California has adopted a goal to have at least 5 million zero omissions vehicles on its roads by 2030 and only zero omission new vehicle sales in the state by 2035, a significantly more aggressive timeline than the federal government’s goal of 50% of new car sales be zero omission by 2030.
Adequate and well-located charging stations is an obvious prerequisite for accomplishing the above goals. To achieve these objectives, California has approved legislation to streamline the process of installing charging stations. For example, one piece of legislation requires local jurisdictions to approve or deny an application to install a charging station by a defined period of time and limit the basis for denial solely to a written finding "based on substantial evidence" that the installation would impact public health or safety in a manner that could not be mitigated or avoided.
Similar to the federal government, state and local governments are increasingly enacting regulations and ordinances to increase the charging infrastructure, including providing financial incentives and support. For example, in the Clean Energy in Michigan series sponsored by the University of Michigan, it is reported that the City of Ypsilanti incentivizes businesses to install charging infrastructure by instituting an ordinance reducing the requirement for off-street parking spaces if some of those spaces are fitted with chargers. Another example given is Grand Rapids, which requires parking structures to have one charging station for every 200 spaces.
Many of these state and local initiatives are funded by federal money. For example, the Bipartisan Infrastructure Act earmarks $5 billion for state-administrated grants to develop charging infrastructure. Similarly, the Discretionary Grant Program for Charging and Fueling Infrastructure, administered through the US Department of Transportation, earmarks $1 billion to develop charging infrastructure in rural and local-income neighborhoods.
As shown above, sustained government support has been, and will continue to be, essential to rapidly transition to EVs.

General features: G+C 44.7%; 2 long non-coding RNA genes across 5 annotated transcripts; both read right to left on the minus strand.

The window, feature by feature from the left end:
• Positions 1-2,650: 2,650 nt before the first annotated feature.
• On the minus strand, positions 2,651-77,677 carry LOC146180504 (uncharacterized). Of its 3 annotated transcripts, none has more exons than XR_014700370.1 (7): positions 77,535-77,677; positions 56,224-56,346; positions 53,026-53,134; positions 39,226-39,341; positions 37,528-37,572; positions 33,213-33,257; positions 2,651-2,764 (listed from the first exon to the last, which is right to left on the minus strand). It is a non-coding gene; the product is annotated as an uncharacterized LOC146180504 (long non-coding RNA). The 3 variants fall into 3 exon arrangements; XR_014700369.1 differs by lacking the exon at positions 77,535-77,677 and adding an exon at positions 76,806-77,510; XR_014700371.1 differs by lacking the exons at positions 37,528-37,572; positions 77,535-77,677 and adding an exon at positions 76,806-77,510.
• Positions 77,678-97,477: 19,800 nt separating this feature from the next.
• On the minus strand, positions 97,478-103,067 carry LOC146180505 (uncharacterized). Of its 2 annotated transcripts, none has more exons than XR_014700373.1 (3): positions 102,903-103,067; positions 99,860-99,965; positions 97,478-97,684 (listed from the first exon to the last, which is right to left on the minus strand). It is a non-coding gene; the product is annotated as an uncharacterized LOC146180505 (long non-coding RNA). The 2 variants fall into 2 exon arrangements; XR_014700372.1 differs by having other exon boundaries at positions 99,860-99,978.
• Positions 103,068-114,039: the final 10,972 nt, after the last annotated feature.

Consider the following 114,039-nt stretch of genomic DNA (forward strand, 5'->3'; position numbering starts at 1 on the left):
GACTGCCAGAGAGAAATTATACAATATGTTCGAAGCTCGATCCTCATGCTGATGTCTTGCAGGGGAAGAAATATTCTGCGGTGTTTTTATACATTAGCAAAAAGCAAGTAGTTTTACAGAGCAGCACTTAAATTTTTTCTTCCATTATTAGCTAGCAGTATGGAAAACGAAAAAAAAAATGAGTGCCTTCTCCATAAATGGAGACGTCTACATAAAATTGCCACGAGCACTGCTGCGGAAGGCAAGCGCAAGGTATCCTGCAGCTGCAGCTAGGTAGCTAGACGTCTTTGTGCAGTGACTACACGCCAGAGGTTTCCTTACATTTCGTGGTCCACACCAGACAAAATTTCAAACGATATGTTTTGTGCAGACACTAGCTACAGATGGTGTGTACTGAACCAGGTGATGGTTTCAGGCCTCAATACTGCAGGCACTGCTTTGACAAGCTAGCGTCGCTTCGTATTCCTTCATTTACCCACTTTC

Robert B. Weiss | Of Counsel and Co-Chair, EV Initiative
Planning and Funding Options for EV Charging Stations in Oakland County, Michigan
Globally, passenger vehicle technologies are experiencing several major transformations to improve safety but may alter driving habits. These transformations include wireless communication between intersection infrastructure and vehicles (V2I), advanced safety systems, and alternative fuels. Oakland County plays a small but critical role in testing infrastructure to vehicle (V2I) communication and advanced safety systems. The county also dedicates substantial resources to alternative fuels and has plans to focus on strategic development and deployments in this area.
At the end of 2022, there were 33,150 registered Battery Electric Vehicles (BEV) in Michigan compared to a total of almost 8 million registered passenger vehicles. BEVs account for less than 1% of all passenger vehicles on our roadways. Another important statistic is BEVs account for 8% of new passenger vehicle sales in the United States, with this percentage increasing each year. As the number of BEVs on Michigan’s roadways continues to grow, federal, state, and local governments are working to support the deployment of publicly accessible charging stations. Due to the substantial length of time from the moment a community or company decides to install Electric Vehicle (EV) charging infrastructure, to when that system is up and running, it is imperative that deployment planning begins now, to ensure an adequate number of chargers are available for the increase of BEVs in the coming years.
The average vehicle in Michigan is driven 12,120 miles each year. Michigan BEVs are charged at a personal residence 80% of the time and 97% of miles driven takes place less than 50 miles from home. But virtually everyone drives more than 50 miles before arriving back home many times each year. For some, this is a daily or weekly occurrence based on their work commute or other regularly driven routes. Also, government planners recognize a significant portion of the population live in apartments and condominiums which are less likely to have garages or primary residences that do not have garages with adequate electrical service to charge a BEV.